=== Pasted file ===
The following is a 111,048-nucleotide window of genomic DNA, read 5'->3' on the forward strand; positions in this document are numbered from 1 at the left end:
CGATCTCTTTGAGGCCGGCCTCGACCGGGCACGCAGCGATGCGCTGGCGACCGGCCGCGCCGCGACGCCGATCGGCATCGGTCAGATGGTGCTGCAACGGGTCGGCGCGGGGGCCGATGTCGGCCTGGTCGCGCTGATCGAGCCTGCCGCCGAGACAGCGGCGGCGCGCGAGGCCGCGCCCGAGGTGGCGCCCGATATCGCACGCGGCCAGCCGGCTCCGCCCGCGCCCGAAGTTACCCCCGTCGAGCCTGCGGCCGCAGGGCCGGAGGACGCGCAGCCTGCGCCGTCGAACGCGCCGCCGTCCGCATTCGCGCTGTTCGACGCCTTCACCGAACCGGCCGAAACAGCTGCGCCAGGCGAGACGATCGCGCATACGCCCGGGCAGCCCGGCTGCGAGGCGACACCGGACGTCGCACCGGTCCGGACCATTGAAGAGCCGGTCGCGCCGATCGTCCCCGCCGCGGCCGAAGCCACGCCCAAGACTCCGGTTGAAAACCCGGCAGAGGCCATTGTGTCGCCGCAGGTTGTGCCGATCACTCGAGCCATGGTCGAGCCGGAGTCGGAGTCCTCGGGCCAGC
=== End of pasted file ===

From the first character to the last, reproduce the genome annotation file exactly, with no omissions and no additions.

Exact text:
The following is a 111,048-nucleotide window of genomic DNA, read 5'->3' on the forward strand; positions in this document are numbered from 1 at the left end:
CGATCTCTTTGAGGCCGGCCTCGACCGGGCACGCAGCGATGCGCTGGCGACCGGCCGCGCCGCGACGCCGATCGGCATCGGTCAGATGGTGCTGCAACGGGTCGGCGCGGGGGCCGATGTCGGCCTGGTCGCGCTGATCGAGCCTGCCGCCGAGACAGCGGCGGCGCGCGAGGCCGCGCCCGAGGTGGCGCCCGATATCGCACGCGGCCAGCCGGCTCCGCCCGCGCCCGAAGTTACCCCCGTCGAGCCTGCGGCCGCAGGGCCGGAGGACGCGCAGCCTGCGCCGTCGAACGCGCCGCCGTCCGCATTCGCGCTGTTCGACGCCTTCACCGAACCGGCCGAAACAGCTGCGCCAGGCGAGACGATCGCGCATACGCCCGGGCAGCCCGGCTGCGAGGCGACACCGGACGTCGCACCGGTCCGGACCATTGAAGAGCCGGTCGCGCCGATCGTCCCCGCCGCGGCCGAAGCCACGCCCAAGACTCCGGTTGAAAACCCGGCAGAGGCCATTGTGTCGCCGCAGGTTGTGCCGATCACTCGAGCCATGGTCGAGCCGGAGTCGGAGTCCTCGGGCCAGC